Over the last quarter of the century constant technological development has made the development of new media possible.1 An important milestone in the development of touch screen smartphones was the release of the first iPhone back in 2007. Today smartphones provide banking, food and beverage, messaging, video and photo capturing capabilities to their users.
Smartphones have become part of everyday life. This in the limelight seems great, as they seem to make life so much easier. However, they actually are also the cause of many problems. There is not yet enough public awareness of this situation, but the development and type of addiction based on frequency of smartphone use has been the subject of significant research and debate.
Generation Y (born 1977-1994) and generation Z (born after 1995) have had more access and integration with smartphones than generation X(born before 1977). Therefore, the younger population is faced with even more smartphone addiction.3
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How Much Time Do People Spend With Smartphones?
A 2015 survey of smartphone users over the age of 18 carried out by bank of America, found that 52% checks their phones every 5 to 10 minutes. Additionally, they stated that 37% checks them while cooking, and 32% even in important meetings. Falling asleep while using a smartphone was reported by 25% of the surveyed.
What’s more, according to findings from a 2014 study on smartphones,college students show signs of anxiety when separated from their smartphone.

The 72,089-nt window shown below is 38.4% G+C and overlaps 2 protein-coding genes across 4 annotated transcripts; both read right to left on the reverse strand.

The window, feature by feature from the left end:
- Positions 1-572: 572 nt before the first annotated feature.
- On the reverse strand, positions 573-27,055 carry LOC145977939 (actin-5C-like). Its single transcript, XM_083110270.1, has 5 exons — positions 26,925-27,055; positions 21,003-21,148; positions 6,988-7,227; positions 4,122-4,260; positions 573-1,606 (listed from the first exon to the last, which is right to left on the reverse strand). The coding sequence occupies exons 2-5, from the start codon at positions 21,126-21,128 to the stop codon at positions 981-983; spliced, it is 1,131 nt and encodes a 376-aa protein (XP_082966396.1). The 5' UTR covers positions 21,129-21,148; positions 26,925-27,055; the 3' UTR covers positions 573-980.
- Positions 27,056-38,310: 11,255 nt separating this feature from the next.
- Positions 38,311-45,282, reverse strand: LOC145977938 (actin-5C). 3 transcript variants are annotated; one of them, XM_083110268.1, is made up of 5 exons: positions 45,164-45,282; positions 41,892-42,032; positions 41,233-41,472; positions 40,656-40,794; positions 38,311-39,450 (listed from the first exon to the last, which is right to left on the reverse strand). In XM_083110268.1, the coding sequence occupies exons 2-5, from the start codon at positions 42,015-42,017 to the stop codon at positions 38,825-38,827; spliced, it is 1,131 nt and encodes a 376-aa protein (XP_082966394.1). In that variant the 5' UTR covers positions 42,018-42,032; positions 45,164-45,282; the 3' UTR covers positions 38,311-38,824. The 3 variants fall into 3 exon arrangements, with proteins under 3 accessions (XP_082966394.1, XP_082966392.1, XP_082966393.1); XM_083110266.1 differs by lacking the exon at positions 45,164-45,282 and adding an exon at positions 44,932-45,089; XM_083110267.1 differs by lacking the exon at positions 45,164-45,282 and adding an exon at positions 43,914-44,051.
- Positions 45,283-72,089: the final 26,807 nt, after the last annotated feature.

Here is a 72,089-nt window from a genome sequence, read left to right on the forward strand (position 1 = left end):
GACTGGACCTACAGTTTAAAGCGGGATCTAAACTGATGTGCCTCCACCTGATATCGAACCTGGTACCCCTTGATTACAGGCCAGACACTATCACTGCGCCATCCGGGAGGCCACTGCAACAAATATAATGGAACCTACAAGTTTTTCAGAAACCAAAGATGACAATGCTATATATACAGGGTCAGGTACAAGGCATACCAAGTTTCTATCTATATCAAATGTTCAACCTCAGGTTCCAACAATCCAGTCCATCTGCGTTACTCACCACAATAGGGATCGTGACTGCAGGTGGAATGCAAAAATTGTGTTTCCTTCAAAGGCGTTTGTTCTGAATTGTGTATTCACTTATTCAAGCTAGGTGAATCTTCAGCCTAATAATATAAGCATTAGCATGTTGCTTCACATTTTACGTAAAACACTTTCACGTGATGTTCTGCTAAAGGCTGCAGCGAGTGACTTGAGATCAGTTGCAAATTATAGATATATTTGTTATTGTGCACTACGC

When Smartphone Addiction Begins
Repetitive behavior that disrupts functionality in daily life and interpersonal relations, should be considered as addictive.
It is when a substance, item or act is used to achieve satisfaction. However with prolonged use the satisfaction is harder to reach. Eventually, it becomes a priority, making it impossible to function without. If we accept this as the basic form of addiction, smartphones definitely fall under that category.It can also be correlated with other behavioural disorders such as technology, gambling and sex addiction.
What Smartphone Addiction Brings us?
Smartphones in addition to assisting everyday life, can bring about certain problems. When used correctly, they provide extremely useful and convenient features. However, subconsciously, in the case of excessive use, they can have serious adverse physical and psychological effects:
Smartphone Addiction Sign And Symptoms
Physical sign and symptoms
- Carpal Tunnel Syndrome: seen especially in computer addicts; causes numbness in the hand, thumb and little finger structural deterioration, pain, squeezing. Symptoms such as a decrease in strength are observed as well.
- Paralysis in the muscles of the neck: constantly looking down while using a smartphone can cause symptoms from numbness to long-term hardening of the neck muscles.
- Eye fatigue: constantly looking at the phone screen causes fatigue in the eyes. Eye strain, redness, and burning as well as watery eyes can be seen.
- Sleep problems: insomnia can be caused by staying awake till late hours on a smartphone. Also continuous exposure to blue light emitted from the screen, disrupts the quality of sleep reflecting in the decline in the success in school and work.